Four Pieces of Your Marketing Plan

The marketing analysis section of a business plan is where you show off your market research. This research should have taken you a good amount of time to collect as it is what your business’ success may hinge on. It also serves as a focal point for your business and team, according to online business magazine Entrepreneur.com. In a sense, the marketing plan is your strategy for getting your product out into the world and turning a profit from that product.

The process of writing this section means you already know about your customer. Who they are, and what problems or issues they have, which will help you to understand why they want what you’re selling. Remember, at its core, a business is selling a solution to a problem. A precise description of prospective customers is one of the first steps to getting your marketing analysis on track.

Pricing Strategy

You want to make a tidy profit without scaring customers away, so this is why a pricing strategy is so important. You’ll need to have a unique selling point (USP) so that you differentiate yourself from your competitors on something other than price. Without the USP in place, your costumers have no reason to pick your product over the product of your competitors. That could include offering some incentive that acts as a way to increase customer loyalty. One risky incentive is to offer a below cost price point. Your goal is to make sure you’re not subsidizing your customer by pricing too low, but you could use that as a strategy to attract your first customers. It’s called loss leading. Of course, the risk is that when you do offer your product at regular price, you could wind up losing the initial customers you have, as well some of your profits. The way to avoid this is to be as clear as possible when you are posting your prices that the lower rate is an introductory one, not the norm.

Promotion and Distribution Plans

A promotion plan is more than just a single tweet, post or email. It’s a series of continuous actions day in and day out designed to create the momentum you need to get sales and build your customer base. Some promotion plans include prizes, giveaways, or contests. You can have a Facebook “like” gate that gives away something of value to new fans, like a special discount code. To find what customers value and what works, you need to thoroughly test your promotions. Giveaways are not the only way to promote your business. Contests are great, but the real best way to get your customers talking is to try a referral bonus program. If your customer refers a friend, offer both them and the friend a special promotional rate. Gaining customer loyalty is going to get you the best promotion of all: word of mouth from customer to customer.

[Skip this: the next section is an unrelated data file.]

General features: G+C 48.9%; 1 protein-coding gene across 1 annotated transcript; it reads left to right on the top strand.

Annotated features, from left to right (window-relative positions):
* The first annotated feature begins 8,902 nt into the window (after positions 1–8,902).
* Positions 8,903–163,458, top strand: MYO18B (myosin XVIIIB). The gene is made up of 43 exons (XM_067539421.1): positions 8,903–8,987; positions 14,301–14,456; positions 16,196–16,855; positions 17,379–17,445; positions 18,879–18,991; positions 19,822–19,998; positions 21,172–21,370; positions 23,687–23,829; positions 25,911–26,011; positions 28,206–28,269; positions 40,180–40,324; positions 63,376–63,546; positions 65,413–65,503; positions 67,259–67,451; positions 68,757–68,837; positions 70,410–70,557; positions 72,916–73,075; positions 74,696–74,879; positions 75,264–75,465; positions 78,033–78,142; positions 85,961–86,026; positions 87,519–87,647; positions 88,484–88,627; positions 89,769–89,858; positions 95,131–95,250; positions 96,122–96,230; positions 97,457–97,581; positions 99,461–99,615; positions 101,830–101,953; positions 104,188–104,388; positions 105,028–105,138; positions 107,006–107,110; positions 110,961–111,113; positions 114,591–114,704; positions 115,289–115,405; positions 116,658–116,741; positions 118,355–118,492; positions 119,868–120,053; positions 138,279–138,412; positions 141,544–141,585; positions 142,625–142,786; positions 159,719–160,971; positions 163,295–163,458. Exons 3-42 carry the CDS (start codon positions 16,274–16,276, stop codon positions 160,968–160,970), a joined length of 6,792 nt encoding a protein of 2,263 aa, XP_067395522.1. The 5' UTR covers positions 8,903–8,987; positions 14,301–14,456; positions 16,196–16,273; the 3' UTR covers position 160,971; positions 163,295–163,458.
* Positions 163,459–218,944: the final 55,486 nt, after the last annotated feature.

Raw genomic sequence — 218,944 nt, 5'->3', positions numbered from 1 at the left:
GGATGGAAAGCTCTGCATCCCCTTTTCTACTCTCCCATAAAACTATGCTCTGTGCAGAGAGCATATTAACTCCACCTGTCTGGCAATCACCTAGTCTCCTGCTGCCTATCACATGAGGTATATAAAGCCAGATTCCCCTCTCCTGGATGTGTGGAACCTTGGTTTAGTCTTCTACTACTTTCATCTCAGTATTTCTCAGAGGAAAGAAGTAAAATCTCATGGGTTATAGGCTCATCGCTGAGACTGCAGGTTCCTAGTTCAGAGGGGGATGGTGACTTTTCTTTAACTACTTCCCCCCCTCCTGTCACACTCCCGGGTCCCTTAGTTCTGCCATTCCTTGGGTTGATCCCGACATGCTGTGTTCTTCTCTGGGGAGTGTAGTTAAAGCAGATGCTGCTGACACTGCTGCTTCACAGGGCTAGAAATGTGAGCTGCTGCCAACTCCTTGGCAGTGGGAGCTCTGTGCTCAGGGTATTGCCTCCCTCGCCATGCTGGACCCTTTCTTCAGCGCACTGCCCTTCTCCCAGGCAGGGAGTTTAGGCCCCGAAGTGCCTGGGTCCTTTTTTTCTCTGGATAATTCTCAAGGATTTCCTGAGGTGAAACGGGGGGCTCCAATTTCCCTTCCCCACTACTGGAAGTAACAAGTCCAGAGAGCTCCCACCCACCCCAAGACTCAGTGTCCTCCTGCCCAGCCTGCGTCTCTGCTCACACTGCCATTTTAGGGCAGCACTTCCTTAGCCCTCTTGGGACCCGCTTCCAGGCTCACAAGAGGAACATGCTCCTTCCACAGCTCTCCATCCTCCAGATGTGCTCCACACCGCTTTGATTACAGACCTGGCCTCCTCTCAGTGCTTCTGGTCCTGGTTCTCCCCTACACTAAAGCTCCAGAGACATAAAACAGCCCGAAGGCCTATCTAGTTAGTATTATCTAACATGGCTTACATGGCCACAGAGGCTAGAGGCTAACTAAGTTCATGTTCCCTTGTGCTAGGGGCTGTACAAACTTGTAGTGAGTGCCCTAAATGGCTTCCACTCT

The explosive growth of eCommerce is forcing many distributors to invest heavily into creating strategy that works for all forms of online businesses. That means that whether you’re a B2B store or a B2C drop shipper, you still need to lay out how you will deliver your product to the customer. If you’re selling digital products such as eBooks, you need to specify how the customer will securely get what they purchased within a specific time frame. If you are dealing with physical products, the same concept applies but it may be a more extensive explanation. Timely delivery of your product builds customer trust, loyalty, and profits.

Demand Forecast

In order for you to figure out just how many potential customers will want your product, you’ll need to do SWOT analysis. It’s a sophisticated internal and external tool for analyzing your business from the inside out. You can take a look at the industry opportunities and threats and forecast how customer demand can and will impact your business. You can use SWOT to analyze your competition and define your position in the industry.

Your competitors are not just your direct competitors, those who have similar products and services, but also indirect competitors and future competitors. The great thing about the web is that if you know where to look, you can find all the information you need to create a serious market analysis. Sites like Google and Yahoo have a lot of raw data that you’ll need to sift through. There are also other business and industry information sites that can provide you with the vital statistics of any company. Some of this information must be paid for, and may help you gain a better understanding of your industry if you have the money for it. However, there are also free sections where business owners can get good information about competitors. Marketing research can help your business take full advantage of the trends and even uncover some new ones.

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